You would be forgiven for thinking that you’ve brought the wrong magazine, and you’d probably stop buying it from now on and look for another one to fill the void.
Driving readers away is the last thing editors want to do. That’s why most magazines stick to a tried-and-trusted formula that suits the targeted readers.
The moral of the story is that there is no point in submitting the wrong type of article ideas to editors. Your article may be beautifully written, well-researched and error free, but if it’s about teenage pregnancy then it’s not going to get printed in a magazine for the over-50s.
Likewise, article ideas about enjoying one’s life in retirement are unlikely to be accepted by editors of magazines targeted at teenagers. Your ideas must be right for the magazines you’re sending your queries to.
You should read at least two issues of the magazine to get to know the tone, style and the average length of the articles. Again, use a library or a large newsagent if you need to.
Don’t forget to look at the advertisements, which will tell you a lot about the magazine’s intended audience. An article about trendy wine bars is unlikely to be of interest to a magazine advertising stair lifts.
Reading the magazine will also ensure that you’re not trying to pitch an idea that has appeared in a recent issue.
Many magazines now publish their submission guidelines on their websites, so check these out first to get an idea about the kind of articles they want. If you can’t find guidelines on the website, write to the editorial office with an SAE asking for writer’s guidelines. Most magazines will be happy to send you a copy.
The bottom line is, editors only print what their readers want to read. So if you have an idea that appeals to a magazine’s audience, it will also appeal to the editor. And the only way to find out what the readers want is to read the magazine yourself.
Step 3: A grand opening
Make your opening sentence work for you. Make it attention-grabbing and make it a masterpiece. Editors are busy people and you have about 30 seconds to get their attention. If you begin your query with a boring statement, she will simply scan through your letter and move on to the next one. Don’t give her any excuse to stop reading your letter. Present your idea as early in the letter as possible.
Your first sentence can be an intriguing question, an interesting fact, a quote from someone you interviewed, an anecdote, a statistic, a riddle or a joke appropriate to your idea.
Don’t ever begin your letter with:
‘Although I have never been published before …’
‘I’m new to writing but …’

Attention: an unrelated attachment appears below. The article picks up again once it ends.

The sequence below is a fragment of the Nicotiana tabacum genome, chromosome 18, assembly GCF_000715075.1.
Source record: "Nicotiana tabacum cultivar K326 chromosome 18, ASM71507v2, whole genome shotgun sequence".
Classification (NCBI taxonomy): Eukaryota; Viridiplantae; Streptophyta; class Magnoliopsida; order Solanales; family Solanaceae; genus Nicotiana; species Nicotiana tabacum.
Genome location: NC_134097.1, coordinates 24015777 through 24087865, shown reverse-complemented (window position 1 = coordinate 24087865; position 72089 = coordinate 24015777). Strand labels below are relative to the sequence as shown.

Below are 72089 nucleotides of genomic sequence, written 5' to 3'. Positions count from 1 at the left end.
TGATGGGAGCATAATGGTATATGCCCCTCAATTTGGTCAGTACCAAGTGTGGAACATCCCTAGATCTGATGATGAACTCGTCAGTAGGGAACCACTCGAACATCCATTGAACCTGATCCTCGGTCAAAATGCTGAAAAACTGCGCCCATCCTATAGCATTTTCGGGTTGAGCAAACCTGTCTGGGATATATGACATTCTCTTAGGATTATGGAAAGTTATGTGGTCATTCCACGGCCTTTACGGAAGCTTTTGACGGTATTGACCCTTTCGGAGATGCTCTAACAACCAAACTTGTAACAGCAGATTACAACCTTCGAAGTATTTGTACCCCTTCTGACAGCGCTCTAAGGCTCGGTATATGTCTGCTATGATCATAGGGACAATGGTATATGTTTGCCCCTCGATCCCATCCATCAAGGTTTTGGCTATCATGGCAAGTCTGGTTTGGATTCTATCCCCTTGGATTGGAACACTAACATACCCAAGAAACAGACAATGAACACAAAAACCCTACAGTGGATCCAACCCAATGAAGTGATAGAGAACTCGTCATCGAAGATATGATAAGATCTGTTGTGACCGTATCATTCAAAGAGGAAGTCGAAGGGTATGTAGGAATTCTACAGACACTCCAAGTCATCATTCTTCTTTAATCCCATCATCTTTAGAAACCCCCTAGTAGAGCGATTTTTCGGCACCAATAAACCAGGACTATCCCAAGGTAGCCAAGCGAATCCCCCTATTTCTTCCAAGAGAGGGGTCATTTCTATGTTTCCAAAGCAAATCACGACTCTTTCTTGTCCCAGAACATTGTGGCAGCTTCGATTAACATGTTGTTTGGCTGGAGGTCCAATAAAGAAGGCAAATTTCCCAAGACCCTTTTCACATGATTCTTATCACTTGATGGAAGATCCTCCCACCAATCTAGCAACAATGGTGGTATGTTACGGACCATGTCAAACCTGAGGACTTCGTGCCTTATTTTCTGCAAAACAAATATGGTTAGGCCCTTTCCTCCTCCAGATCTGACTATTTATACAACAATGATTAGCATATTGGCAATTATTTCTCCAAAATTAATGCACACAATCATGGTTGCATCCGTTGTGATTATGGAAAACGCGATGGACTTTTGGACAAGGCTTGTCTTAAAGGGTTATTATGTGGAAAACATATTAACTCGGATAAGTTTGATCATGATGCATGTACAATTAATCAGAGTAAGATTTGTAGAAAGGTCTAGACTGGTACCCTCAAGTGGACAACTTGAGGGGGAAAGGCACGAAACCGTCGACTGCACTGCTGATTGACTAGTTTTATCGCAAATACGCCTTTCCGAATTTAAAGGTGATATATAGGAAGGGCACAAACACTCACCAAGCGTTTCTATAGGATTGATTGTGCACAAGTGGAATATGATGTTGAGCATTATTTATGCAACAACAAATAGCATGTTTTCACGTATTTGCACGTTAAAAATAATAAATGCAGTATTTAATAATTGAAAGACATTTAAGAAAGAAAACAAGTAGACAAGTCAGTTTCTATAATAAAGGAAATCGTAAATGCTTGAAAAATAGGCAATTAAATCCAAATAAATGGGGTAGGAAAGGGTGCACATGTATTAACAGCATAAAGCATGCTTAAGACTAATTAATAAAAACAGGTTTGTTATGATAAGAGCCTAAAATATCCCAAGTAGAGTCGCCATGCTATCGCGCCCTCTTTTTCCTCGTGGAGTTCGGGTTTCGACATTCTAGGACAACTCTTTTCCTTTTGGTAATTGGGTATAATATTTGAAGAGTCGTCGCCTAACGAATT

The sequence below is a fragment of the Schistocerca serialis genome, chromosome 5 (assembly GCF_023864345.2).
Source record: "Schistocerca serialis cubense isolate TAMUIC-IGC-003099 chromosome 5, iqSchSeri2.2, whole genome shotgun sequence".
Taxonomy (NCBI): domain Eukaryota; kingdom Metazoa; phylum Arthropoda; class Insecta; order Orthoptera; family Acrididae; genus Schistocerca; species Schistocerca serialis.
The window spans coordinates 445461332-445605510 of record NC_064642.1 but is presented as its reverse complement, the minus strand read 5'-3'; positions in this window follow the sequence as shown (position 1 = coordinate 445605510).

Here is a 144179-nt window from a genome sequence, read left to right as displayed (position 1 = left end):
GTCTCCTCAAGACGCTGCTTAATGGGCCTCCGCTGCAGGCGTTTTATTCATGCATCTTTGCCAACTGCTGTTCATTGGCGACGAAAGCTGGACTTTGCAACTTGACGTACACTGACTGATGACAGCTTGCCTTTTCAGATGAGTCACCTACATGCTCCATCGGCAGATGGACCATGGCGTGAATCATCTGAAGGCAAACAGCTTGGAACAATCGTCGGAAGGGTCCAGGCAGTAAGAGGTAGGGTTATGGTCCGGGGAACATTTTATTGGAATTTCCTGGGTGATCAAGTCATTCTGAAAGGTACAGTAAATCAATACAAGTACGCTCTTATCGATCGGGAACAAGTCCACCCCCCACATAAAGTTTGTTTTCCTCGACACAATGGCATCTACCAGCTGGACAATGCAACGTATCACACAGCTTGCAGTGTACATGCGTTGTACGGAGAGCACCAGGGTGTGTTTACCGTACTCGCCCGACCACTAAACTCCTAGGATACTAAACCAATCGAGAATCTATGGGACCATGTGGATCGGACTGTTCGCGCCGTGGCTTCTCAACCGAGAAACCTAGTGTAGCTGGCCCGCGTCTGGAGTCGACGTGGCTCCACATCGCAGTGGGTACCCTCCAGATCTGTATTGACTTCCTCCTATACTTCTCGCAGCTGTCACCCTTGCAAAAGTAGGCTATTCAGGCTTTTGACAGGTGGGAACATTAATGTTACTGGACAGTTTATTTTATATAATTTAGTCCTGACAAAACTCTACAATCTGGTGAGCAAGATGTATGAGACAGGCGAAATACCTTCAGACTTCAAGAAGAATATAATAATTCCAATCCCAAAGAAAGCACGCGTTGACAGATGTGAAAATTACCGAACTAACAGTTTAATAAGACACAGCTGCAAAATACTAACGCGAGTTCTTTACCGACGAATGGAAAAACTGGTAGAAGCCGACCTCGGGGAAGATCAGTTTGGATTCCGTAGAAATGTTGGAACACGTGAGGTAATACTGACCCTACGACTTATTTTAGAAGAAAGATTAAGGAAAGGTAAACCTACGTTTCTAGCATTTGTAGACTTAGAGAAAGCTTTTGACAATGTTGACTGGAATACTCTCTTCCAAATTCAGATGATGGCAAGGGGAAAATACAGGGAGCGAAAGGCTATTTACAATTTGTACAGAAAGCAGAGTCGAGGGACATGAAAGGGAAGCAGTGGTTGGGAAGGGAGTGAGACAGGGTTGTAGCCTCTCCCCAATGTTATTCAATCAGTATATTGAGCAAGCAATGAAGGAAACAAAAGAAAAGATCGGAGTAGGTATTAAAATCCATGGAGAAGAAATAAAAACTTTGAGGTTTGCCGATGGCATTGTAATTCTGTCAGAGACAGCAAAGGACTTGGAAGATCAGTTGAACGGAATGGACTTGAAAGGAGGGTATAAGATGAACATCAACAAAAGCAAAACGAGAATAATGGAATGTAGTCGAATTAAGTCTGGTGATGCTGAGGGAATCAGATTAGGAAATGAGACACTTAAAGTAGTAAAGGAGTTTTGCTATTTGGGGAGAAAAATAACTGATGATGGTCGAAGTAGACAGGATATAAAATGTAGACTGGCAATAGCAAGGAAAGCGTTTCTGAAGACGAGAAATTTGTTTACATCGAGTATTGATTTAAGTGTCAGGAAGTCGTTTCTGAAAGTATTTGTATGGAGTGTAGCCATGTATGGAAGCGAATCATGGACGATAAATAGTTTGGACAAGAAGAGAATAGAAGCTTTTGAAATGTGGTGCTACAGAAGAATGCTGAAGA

‘My mother thinks I should submit this article idea …’
You get the drift. Comments like these scream amateurism. No editors want to work with amateurs.
Step 4: Get to the point quickly
Don’t over-stay your welcome by waffling on about inappropriate personal details. Editors are not interested in the fact that you struggle to find time to write as a mother-of-two, for example.
Explain to the editor why your article idea is unique and how it is of interest to her and her readers. Include a provisional opening paragraph if possible, but only if you think it will grab the editor’s attention and make her want to know what comes next. Say how you will get the information required to write the article; for example, by interviewing experts on the topic.
If you haven’t worked with the editor before, include brief information about yourself. If you have special qualifications to write about this particular article, make sure you let her know. For example, if you have a science degree and your article idea is about making science interesting to the general public, then say so.
Indicate how long your article will be. Make sure this is in line with the average length of similar articles in the magazine. Make it clear to the editor that the length can be varied to suit her needs.
Make your query a single A4 page. If you can’t condense your idea on one page, you need to work on it more to get it more focused.
Don’t include more than one idea in a query. The only exception is when you’re sending fillers. Even then it should be no more than 2 pages. Number your fillers clearly.
Step 5: Be professional
Professionalism is the key to success. The quality of your writing is of course important, but so is the image you project as a professional writer.
Be businesslike. You may be feeling despondent about having received five rejections in a week, but don’t spill your emotions. At this point, an editor is a potential client, not a personal friend, although she may become so once you have worked with her on a regular basis.
If you can afford it, get a professional-looking letterhead designed and printed at a printer. It need not be too expensive. If you own a laser printer, you can design a simple, elegant letterhead yourself on your computer. Make it minimal. Don’t try to use all the available fonts and colours in your word processor, and resist the temptation to include silly clip-arts in your letterhead. If you want to include graphics, get a logo designed professionally.
Include essential details such as your name, postal and email addresses, telephone and fax number.
Don’t expect the editor to pay for return postage. If you want to get a reply, you must include an SAE.
Editors want articles that are well-researched and error-free. If you query is full of mistakes, editors will doubt your ability to produce high-quality articles.
Don’t rely on spell-checkers solely. Read your query letters out loud; this makes it easier to spot spelling and grammatical errors. Get a friend or relative to proof-read your queries. Don’t send them out unless you know they’re error-free.
Step 6: Be focused
It is probably true that everything has been written about at least once. Your task is to find a new angle. Do you have something new to say about your topic? Or can you say something that’s already been said in a new way?
Don’t write to an editor suggesting you want to write an article about cooking or dyslexia. This is too generic. On the other hand, queries entitled ‘Quick Mouth-watering Recipes for Busy Mums’ or ’10 tell-tale signs of dyslexia in children’ are focused.
Editors like ideas that are focused because they can picture how and where the finished articles will fit into their magazines. Make your query focused and editors will love you.
Many magazines have regular sections. If you can indicate to the editor which section of the magazine your article will fit into then all the better. This tells the editor that you have studied the magazine, which will put your in her favour.